KRASNODAR, Russia -- Police in the Russian city of Krasnodar have detained several members of the local team of jailed opposition politician Aleksei Navalny for unclear reasons amid ongoing crackdown on the network of Navalny’s teams across the country.
The coordinator of the team, Anastasia Panchenko, told RFE/RL that traffic police stopped a car transporting her and two colleagues as they were traveling to a location to shoot a documentary.
Police took the activists to the Krasnodar city police department for what they called "a check." When the activists said they would not go, the officers threatened them with a charge of disobeying a police order.
Panchenko said lawyer Feliks Vertegel is representing their interests at this point.
Activists associated with Navalny have been under pressure since the 44-year-old outspoken Kremlin-critic was incarcerated in February.
The coordinator of Navalny’s team in the North Caucasus region of Daghestan, Eduard Atayev, and his assistant Murad Manapov, were detained on unspecified administrative charges on April 12 and April 13 respectively, after the team was established over the weekend, Navalny's associate Ruslan Ablyakimov told RFE/RL.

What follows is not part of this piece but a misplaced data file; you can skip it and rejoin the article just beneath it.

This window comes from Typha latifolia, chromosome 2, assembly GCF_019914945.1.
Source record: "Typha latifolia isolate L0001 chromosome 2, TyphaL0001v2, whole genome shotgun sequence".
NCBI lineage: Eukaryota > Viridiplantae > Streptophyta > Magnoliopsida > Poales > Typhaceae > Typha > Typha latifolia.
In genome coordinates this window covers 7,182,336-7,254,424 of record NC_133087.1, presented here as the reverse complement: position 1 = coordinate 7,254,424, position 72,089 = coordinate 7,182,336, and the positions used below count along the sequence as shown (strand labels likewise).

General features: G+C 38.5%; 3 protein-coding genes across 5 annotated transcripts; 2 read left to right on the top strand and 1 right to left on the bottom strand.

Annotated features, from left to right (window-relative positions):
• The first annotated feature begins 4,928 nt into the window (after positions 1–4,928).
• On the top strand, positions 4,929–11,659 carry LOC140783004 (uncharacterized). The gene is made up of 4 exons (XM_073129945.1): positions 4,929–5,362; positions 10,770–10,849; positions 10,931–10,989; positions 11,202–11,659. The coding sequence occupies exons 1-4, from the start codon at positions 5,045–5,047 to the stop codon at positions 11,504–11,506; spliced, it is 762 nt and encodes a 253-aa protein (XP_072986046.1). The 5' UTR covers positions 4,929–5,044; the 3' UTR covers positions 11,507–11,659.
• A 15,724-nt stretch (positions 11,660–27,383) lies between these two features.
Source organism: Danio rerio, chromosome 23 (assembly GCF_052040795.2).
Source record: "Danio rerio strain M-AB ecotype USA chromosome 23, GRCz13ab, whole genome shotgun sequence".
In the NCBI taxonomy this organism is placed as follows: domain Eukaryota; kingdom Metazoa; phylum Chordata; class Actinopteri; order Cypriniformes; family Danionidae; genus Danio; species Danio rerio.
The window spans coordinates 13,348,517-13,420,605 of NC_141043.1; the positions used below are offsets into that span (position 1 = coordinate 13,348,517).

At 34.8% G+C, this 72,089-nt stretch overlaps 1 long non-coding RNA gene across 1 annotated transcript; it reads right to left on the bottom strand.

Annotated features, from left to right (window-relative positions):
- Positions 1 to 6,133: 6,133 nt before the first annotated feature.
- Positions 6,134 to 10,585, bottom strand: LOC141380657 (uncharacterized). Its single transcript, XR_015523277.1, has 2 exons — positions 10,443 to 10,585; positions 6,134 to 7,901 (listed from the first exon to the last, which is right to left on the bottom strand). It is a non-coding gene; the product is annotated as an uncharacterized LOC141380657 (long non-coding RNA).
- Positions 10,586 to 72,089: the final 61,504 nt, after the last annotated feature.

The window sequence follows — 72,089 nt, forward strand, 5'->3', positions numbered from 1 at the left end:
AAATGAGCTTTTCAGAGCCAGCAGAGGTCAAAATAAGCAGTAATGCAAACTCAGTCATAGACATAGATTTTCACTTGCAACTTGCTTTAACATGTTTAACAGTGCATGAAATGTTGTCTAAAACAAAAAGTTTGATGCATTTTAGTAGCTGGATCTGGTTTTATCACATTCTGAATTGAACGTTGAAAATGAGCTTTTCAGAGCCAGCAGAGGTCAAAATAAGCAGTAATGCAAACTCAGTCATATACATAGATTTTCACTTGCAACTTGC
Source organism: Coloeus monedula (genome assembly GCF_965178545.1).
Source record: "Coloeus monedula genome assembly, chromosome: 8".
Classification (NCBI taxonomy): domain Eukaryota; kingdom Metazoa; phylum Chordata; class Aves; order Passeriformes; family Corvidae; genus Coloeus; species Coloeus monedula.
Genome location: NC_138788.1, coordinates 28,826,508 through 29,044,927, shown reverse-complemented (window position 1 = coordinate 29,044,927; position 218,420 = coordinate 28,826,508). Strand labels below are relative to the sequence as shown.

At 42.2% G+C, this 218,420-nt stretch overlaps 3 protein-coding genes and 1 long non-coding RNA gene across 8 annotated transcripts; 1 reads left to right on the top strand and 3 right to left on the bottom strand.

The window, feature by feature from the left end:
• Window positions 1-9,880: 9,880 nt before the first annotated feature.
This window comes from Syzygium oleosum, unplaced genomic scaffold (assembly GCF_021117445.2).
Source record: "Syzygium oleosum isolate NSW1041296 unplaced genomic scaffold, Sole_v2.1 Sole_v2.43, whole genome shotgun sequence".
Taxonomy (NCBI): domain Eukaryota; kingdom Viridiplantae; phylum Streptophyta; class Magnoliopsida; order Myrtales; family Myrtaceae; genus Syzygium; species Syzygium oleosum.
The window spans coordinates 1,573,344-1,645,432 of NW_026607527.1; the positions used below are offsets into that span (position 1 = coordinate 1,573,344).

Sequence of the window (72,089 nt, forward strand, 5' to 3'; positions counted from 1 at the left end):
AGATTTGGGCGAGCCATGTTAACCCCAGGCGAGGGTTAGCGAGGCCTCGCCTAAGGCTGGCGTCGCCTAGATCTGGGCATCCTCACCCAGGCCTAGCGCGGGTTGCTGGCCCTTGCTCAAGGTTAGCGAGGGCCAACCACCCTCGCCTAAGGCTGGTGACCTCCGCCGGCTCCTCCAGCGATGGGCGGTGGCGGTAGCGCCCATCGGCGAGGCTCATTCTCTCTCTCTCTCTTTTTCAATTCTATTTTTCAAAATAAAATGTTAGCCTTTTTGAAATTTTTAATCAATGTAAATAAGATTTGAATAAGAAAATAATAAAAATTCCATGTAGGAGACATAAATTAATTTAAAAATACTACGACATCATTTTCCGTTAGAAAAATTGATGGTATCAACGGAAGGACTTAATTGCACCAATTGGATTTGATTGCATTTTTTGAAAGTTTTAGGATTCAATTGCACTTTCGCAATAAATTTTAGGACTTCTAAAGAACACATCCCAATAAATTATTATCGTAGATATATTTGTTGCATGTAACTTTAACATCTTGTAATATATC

Earlier in February, an initial attempt to set up Navalny’s team in Makhachkala failed after its coordinator-to-be, Ruslan Ablyakimov, was attacked and beaten by unidentified individuals after he arrived in the region from Moscow.
The coordinator of the network of Navalny's teams across Russia, Leonid Volkov, has said that, despite Navalny's incarceration, the teams will continue their work to derail the ruling United Russia party's stranglehold on power in parliamentary elections in September.
Navalny and his supporters have developed a "smart voting" system, which is aimed at undercutting United Russia candidates.
Under the system, voters can enter their address into a special app, which will then give them a list of the candidates deemed most likely to defeat their United Russia rivals regardless of their party affiliation.
Navalny was imprisoned after returning to Russia in January from his recuperation in Germany after he survived a poison attack last August in Siberia. He has accused President Vladimir Putin of ordering his assassination, something the Kremlin denies.
Navalny has complained of back pain and numbness in his hands and legs and has accused prison authorities of withholding adequate medical treatment.
He declared a hunger strike in late March, raising even more concerns about his overall health.